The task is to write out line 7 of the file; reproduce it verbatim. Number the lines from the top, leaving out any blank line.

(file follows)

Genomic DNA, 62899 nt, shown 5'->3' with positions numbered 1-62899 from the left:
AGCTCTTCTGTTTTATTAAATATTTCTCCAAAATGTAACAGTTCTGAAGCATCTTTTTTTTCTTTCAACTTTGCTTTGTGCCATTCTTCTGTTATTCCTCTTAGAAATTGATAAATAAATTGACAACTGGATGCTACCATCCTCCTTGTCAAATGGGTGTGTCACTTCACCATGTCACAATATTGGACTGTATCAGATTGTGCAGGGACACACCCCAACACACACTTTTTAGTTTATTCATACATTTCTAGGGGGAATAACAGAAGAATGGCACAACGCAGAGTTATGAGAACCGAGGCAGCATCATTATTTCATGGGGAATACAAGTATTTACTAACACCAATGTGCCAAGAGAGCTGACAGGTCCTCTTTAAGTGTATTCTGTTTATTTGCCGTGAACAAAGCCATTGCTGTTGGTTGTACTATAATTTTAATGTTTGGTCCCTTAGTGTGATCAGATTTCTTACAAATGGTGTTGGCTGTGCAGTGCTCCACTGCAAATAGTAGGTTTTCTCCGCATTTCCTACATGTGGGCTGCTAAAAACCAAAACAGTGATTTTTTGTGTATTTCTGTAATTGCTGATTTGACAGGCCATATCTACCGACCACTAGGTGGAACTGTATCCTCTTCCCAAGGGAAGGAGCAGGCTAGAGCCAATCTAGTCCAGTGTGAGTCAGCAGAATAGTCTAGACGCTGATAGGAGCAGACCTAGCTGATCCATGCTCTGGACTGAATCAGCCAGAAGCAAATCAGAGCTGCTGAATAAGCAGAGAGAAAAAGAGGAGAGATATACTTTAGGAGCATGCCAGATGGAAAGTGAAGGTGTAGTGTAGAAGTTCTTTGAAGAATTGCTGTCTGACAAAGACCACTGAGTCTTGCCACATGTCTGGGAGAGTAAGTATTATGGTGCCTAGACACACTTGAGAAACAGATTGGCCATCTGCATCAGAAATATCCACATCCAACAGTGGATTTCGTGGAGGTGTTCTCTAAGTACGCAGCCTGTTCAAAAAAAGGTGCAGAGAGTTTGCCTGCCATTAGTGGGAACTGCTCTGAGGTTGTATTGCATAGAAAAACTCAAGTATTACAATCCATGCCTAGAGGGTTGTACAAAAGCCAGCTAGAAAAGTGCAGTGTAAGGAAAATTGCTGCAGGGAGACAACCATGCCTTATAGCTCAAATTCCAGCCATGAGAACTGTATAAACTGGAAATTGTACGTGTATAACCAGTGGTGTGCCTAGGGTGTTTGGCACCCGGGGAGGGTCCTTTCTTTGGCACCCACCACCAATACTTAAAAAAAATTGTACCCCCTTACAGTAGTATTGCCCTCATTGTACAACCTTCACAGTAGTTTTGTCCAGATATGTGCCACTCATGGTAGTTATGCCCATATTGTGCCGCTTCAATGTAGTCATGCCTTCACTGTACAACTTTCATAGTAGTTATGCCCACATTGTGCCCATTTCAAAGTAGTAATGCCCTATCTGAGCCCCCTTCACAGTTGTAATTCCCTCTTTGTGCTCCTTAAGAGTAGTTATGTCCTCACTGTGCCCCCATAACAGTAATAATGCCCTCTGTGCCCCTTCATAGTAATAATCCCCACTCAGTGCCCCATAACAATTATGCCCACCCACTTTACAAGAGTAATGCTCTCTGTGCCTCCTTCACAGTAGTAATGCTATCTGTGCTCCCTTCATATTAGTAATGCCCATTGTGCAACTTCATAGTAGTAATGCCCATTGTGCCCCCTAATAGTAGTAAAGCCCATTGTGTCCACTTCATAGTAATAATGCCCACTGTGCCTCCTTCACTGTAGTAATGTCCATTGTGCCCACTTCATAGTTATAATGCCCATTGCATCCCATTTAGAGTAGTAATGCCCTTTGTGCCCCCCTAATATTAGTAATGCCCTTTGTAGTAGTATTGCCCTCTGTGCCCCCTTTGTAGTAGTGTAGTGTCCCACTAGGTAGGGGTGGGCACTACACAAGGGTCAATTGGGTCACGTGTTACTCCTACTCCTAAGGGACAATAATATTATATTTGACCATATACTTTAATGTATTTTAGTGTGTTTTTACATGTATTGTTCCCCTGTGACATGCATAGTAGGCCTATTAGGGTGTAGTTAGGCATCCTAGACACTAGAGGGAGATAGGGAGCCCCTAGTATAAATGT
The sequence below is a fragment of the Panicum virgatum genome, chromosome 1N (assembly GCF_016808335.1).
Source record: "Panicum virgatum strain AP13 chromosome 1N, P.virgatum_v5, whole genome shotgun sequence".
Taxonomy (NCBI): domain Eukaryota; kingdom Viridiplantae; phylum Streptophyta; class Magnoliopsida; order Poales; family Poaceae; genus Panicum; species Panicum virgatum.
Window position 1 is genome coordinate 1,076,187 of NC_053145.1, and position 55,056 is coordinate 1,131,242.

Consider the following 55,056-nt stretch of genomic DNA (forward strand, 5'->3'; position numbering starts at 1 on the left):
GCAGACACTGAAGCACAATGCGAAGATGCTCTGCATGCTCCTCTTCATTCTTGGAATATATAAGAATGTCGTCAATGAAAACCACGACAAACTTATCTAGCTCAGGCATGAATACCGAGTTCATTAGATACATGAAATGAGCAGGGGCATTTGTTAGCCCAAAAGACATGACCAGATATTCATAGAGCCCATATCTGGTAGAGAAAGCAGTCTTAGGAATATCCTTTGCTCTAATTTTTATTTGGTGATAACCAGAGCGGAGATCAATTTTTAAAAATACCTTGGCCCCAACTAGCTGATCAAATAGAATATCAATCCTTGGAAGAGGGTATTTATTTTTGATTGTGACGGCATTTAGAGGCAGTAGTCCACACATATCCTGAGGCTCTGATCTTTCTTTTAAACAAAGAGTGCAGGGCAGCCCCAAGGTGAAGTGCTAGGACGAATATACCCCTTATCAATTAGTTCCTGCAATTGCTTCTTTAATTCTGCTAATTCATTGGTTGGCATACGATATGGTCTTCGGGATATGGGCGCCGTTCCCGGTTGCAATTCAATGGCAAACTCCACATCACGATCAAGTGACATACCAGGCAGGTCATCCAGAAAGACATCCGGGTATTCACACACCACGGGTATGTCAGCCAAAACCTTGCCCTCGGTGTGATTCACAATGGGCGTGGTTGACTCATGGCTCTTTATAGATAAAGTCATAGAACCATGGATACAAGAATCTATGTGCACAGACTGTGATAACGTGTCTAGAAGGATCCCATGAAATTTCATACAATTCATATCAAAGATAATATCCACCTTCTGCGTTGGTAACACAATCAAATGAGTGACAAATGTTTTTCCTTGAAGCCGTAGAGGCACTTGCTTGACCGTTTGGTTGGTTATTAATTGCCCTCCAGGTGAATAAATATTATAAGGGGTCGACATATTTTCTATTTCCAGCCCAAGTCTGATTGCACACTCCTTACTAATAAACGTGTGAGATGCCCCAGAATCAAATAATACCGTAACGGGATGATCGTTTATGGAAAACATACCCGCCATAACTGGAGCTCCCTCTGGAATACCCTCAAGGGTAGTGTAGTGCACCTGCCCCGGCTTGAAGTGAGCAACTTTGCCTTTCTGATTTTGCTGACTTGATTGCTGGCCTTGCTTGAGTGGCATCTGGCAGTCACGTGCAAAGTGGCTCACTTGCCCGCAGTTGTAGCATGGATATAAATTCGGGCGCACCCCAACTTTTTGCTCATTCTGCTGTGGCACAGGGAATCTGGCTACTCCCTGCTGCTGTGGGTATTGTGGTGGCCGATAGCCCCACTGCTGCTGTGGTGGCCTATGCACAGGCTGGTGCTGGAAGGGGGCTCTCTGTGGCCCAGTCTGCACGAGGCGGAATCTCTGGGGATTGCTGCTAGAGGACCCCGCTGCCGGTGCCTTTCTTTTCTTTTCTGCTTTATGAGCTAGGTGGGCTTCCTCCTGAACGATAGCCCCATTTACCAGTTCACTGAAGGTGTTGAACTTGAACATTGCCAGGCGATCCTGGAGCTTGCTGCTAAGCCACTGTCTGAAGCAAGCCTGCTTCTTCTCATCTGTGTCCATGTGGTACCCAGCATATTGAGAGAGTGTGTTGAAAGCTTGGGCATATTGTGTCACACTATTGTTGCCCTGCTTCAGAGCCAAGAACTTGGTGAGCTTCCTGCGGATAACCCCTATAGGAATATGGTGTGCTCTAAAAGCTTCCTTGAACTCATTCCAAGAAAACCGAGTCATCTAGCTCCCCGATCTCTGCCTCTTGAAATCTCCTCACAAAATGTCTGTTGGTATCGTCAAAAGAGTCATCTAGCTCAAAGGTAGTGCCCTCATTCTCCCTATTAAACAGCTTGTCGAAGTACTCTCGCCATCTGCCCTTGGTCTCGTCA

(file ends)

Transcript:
Consider the following 55,056-nt stretch of genomic DNA (forward strand, 5'->3'; position numbering starts at 1 on the left):